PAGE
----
Law & Order

Federal Lawmakers Pursue Regulatory Reforms

By SEMA Washington, D.C., Staff

The U.S. Congress and Trump administration are pursuing a number of separate and overlapping initiatives to change the way federal agencies make and review regulations. To follow is a brief summary:

  • Executive Orders: In January, President Trump directed all government agencies to cut two existing regulations for each new regulation proposed and freeze issuance of any new regulations pending review. The freeze does not apply to emergency situations or other urgent circumstances. Regulations that are in progress but have not yet taken effect are also frozen for 60 days pending review of fact, law and policy. In February, President Trump directed federal agencies to establish task forces to review existing rules and identify outdated, unnecessary or ineffective rules that impact job creation or impose costs that exceed benefits. Normal procedures would still apply if seeking to eliminate existing rules, namely issuance of a proposed and final rule subject to public comment and court review.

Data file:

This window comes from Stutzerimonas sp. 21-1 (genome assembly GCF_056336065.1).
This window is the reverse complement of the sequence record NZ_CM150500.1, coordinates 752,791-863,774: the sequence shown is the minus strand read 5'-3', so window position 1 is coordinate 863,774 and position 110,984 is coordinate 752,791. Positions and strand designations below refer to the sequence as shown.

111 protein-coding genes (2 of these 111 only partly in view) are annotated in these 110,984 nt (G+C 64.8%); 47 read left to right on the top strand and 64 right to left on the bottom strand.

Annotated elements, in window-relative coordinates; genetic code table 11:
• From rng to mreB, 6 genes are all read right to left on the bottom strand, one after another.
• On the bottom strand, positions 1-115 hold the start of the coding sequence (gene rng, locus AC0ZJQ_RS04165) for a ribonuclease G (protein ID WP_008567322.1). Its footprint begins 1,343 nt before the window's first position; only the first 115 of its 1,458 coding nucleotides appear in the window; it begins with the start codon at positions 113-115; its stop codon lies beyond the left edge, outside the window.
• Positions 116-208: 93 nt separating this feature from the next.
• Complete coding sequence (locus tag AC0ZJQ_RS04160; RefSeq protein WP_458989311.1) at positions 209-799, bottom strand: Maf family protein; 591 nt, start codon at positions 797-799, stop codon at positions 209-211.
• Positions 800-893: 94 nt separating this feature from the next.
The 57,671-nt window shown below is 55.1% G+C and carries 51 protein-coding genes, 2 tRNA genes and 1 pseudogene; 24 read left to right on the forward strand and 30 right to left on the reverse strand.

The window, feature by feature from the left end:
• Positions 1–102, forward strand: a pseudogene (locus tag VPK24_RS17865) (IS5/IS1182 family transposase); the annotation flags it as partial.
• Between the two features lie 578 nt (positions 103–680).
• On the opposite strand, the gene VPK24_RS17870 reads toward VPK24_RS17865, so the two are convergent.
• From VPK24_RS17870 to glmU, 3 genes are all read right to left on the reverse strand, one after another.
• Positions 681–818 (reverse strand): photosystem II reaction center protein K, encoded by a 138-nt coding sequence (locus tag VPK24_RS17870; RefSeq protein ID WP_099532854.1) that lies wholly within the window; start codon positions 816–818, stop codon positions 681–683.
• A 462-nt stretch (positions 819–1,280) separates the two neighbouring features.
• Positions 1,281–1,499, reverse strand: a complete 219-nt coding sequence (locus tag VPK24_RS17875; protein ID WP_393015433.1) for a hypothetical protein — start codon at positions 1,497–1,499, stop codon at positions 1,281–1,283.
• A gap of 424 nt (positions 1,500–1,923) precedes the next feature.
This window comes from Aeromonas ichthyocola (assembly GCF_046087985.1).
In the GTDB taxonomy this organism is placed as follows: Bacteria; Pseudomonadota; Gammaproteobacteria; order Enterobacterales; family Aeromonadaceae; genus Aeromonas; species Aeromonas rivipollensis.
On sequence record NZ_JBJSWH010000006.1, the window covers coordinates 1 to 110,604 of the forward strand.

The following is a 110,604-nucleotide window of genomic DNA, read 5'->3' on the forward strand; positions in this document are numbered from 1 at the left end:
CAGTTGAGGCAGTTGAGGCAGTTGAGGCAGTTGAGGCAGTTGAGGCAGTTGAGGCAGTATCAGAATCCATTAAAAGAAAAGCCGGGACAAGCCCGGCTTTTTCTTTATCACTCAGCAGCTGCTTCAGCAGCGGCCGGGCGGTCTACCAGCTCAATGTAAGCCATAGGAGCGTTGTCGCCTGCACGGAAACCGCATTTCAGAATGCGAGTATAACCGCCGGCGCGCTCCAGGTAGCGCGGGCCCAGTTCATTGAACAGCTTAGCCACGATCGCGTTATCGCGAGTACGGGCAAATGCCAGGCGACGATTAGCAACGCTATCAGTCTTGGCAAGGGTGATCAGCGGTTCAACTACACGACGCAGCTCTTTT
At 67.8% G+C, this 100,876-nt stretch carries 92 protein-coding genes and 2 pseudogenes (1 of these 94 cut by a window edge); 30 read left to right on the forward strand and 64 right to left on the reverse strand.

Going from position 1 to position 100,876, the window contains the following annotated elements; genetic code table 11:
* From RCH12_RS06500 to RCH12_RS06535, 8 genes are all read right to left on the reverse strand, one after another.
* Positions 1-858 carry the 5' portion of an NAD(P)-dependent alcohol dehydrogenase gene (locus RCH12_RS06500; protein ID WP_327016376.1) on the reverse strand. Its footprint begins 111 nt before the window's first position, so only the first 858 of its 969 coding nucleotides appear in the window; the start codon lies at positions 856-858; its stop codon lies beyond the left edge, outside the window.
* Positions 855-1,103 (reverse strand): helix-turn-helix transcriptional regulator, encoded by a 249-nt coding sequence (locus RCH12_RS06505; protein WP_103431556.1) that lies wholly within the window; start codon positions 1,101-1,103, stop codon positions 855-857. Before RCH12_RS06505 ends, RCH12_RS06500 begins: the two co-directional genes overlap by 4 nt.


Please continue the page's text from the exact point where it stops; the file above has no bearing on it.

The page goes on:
• Legislation: The U.S. House of Representatives has already passed several bills that are now awaiting Senate consideration. The “Regulations From the Executive in Need of Scrutiny (REINS) Act" would require congressional approval of regulations before they can take effect. The “Regulatory Accountability Act” would require federal agencies to identify the objective of a proposed rule and choose the lowest-cost alternative. The “Searching for and Cutting Regulations That Are Unnecessarily Burdensome (SCRUB) Act” would set up a five-year Congressional commission to review rules ripe for repeal. The “Regulatory Integrity Act” would require federal agencies to post an online record of rules and their status. Another bill would allow Congress to have joint oversight of the Office of Information and Regulatory Affairs, which reviews rules proposed by the federal agencies within the White House Office of Management and Budget. It is unclear whether the U.S. Senate will be able to pass these bills since a 60-vote super-majority will likely be required. 

Under an existing law called the “Congressional Review Act,” Congress also has the authority to repeal rules already issued within the last 60 legislative days. The rule can be overturned by a simple majority vote in both the House and Senate and Presidential signature. Members of Congress are considering this approach for several rules issued before President Trump took office. 

For more information, contact Stuart Gosswein at